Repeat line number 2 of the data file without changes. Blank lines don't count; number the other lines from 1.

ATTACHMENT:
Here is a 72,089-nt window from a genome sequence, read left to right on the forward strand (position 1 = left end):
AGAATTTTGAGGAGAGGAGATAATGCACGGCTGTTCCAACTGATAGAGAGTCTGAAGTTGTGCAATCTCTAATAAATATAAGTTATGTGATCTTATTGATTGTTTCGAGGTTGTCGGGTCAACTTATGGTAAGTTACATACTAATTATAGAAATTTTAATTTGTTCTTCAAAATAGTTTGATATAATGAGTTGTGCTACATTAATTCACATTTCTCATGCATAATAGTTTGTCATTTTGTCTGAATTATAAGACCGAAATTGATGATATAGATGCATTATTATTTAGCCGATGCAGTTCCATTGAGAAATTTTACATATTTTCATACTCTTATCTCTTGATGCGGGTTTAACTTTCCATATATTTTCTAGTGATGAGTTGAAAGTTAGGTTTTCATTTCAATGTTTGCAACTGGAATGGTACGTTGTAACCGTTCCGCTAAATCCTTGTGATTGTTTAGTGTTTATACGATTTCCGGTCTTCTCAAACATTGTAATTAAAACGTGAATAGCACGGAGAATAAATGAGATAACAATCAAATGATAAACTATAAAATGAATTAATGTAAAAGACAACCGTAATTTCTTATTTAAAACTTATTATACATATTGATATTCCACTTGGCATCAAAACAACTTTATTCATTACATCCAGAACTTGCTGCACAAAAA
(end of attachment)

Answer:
AGAATTTTGAGGAGAGGAGATAATGCACGGCTGTTCCAACTGATAGAGAGTCTGAAGTTGTGCAATCTCTAATAAATATAAGTTATGTGATCTTATTGATTGTTTCGAGGTTGTCGGGTCAACTTATGGTAAGTTACATACTAATTATAGAAATTTTAATTTGTTCTTCAAAATAGTTTGATATAATGAGTTGTGCTACATTAATTCACATTTCTCATGCATAATAGTTTGTCATTTTGTCTGAATTATAAGACCGAAATTGATGATATAGATGCATTATTATTTAGCCGATGCAGTTCCATTGAGAAATTTTACATATTTTCATACTCTTATCTCTTGATGCGGGTTTAACTTTCCATATATTTTCTAGTGATGAGTTGAAAGTTAGGTTTTCATTTCAATGTTTGCAACTGGAATGGTACGTTGTAACCGTTCCGCTAAATCCTTGTGATTGTTTAGTGTTTATACGATTTCCGGTCTTCTCAAACATTGTAATTAAAACGTGAATAGCACGGAGAATAAATGAGATAACAATCAAATGATAAACTATAAAATGAATTAATGTAAAAGACAACCGTAATTTCTTATTTAAAACTTATTATACATATTGATATTCCACTTGGCATCAAAACAACTTTATTCATTACATCCAGAACTTGCTGCACAAAAA